The government has saved Sh2.2 Billion after deregistering over 12,000 university students that have failed to complete their studies within the stipulated time.
The government through the University Funding Board (UFB) has divulged that students affected by the cleanup will have to cater for their education if the universities opt to readmit them.
According to UFB, it approximately pays 80% of tuition fees for government-sponsored students in public universities.
The agency further noted many students drop out but continue seeking funding from the government, thus increasing expenditure and derailing services of the board.
University Students at a lecture hall. [Photo: Courtesy]
“In this financial year we stopped catering for 12,354 university students on establishing they had overstayed at the institutions and this has saved Sh2.2 billion,” Geoffrey Monari, the chief executive officer of the UFB, said.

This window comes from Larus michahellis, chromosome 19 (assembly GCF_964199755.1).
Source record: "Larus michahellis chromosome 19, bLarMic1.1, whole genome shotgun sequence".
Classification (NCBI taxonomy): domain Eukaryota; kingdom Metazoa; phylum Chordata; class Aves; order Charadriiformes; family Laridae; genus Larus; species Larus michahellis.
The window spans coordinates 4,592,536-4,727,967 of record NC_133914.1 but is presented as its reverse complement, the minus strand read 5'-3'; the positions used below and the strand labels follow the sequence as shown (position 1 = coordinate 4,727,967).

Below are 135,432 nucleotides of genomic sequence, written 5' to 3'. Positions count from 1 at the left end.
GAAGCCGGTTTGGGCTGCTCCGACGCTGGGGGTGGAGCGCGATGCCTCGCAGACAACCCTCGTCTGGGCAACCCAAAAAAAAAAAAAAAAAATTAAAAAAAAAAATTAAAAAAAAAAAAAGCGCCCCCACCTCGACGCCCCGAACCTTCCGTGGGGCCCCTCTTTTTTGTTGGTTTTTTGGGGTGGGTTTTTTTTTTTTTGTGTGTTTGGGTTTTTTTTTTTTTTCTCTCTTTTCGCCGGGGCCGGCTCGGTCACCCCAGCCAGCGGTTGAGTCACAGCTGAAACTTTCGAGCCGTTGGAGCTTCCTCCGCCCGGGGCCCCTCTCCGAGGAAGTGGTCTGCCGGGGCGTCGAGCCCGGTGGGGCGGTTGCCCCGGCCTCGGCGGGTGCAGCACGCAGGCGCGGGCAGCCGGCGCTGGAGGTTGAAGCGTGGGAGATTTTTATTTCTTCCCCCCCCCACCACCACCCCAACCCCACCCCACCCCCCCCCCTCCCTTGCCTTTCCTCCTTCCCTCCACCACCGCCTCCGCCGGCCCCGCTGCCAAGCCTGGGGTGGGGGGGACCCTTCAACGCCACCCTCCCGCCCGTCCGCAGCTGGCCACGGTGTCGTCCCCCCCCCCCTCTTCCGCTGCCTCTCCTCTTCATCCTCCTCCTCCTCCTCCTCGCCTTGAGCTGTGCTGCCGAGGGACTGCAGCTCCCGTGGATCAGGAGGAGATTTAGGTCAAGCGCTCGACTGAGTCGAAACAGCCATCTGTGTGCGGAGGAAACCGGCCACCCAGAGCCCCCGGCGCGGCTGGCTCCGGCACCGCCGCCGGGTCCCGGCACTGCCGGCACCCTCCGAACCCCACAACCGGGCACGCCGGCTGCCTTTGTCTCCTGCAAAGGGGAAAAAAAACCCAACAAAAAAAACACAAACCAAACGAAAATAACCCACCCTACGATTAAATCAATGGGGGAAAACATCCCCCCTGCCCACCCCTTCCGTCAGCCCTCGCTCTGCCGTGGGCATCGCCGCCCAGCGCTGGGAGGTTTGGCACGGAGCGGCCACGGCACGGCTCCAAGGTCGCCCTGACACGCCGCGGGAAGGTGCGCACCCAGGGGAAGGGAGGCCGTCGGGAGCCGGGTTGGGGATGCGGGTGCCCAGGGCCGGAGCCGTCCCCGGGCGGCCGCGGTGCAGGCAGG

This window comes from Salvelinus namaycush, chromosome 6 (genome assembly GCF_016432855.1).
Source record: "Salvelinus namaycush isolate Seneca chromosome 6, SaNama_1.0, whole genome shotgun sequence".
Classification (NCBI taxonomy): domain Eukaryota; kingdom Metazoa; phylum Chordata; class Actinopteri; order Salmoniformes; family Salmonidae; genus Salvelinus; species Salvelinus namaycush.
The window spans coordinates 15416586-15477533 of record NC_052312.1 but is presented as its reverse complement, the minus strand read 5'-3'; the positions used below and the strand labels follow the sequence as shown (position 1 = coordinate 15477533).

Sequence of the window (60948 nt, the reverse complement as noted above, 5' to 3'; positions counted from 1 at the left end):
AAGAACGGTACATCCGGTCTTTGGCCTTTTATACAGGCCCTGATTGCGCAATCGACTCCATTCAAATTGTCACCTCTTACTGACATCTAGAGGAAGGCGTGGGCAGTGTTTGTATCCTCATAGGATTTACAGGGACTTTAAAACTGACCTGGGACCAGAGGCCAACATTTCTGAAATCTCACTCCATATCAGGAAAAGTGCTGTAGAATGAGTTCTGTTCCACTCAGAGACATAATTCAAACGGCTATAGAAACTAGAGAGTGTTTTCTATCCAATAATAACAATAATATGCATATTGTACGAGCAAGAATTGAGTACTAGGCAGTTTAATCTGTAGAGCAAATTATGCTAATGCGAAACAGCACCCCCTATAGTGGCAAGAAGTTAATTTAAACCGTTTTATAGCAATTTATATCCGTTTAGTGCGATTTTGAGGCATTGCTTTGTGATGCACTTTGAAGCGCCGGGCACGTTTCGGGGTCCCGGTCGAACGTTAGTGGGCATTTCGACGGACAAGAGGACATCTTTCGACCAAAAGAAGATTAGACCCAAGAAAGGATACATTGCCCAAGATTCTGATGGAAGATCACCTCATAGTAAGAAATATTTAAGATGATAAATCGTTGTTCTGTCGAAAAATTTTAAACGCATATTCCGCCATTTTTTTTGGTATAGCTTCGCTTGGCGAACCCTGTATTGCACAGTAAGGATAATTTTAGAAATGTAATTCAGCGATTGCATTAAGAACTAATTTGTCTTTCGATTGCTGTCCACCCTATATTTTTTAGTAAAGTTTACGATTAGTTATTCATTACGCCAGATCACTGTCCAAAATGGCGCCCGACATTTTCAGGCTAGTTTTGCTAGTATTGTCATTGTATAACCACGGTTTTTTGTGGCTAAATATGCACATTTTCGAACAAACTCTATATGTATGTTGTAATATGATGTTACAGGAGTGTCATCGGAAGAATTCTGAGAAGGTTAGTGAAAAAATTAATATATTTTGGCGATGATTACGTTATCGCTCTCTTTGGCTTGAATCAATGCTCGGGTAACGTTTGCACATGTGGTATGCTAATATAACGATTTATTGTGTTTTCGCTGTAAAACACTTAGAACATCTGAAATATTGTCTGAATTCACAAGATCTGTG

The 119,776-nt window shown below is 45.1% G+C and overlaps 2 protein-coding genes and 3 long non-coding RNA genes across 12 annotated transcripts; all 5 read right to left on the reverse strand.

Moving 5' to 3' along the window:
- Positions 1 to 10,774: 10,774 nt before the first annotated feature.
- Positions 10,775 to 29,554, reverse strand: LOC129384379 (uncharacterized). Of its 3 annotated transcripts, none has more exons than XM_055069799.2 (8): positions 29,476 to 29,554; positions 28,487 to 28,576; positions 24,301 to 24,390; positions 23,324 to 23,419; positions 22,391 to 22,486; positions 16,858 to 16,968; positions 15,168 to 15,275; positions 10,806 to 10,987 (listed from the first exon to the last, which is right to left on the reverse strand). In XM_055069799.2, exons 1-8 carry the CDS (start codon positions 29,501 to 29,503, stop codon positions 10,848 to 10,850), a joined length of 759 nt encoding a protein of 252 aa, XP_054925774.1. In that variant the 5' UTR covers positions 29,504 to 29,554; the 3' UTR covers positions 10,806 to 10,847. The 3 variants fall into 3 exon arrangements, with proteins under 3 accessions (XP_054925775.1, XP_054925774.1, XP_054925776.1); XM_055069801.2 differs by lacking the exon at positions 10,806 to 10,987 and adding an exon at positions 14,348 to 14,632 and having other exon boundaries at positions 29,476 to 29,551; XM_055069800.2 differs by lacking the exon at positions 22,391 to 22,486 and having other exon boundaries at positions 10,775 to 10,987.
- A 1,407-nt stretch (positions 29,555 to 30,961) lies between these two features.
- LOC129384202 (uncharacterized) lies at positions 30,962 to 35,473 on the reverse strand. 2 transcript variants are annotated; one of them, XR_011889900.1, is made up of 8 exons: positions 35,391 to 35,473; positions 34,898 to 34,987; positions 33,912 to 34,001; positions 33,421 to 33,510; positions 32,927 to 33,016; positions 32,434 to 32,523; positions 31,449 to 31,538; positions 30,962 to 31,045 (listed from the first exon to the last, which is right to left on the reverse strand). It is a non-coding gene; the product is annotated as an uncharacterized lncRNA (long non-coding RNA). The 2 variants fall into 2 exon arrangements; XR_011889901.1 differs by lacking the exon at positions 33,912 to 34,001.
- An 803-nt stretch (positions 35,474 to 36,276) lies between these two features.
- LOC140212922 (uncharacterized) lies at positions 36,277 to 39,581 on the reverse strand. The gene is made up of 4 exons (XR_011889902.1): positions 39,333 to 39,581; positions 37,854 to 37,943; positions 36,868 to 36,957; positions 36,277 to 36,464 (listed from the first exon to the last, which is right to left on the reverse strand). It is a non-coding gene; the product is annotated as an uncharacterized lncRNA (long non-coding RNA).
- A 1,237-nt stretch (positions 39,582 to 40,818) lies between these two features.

In Kenya, a normal undergraduate course takes four years with some like engineering and medicine taking 5 and 6 years respectively.
However, due to cases like pregnancy where some students defer, poor results, and suspension due to students’ unrest, some students tend to take more than the stipulated time to complete the course and graduate.
The UFB has made it clear that it will no longer finance the education expenses of such students.
Meanwhile, the University of Nairobi recently began a crackdown on students who have overstayed in the institution.
The move is meant to encourage students especially those undertaking their postgraduate degrees to fast-track the process and graduate within the set timelines.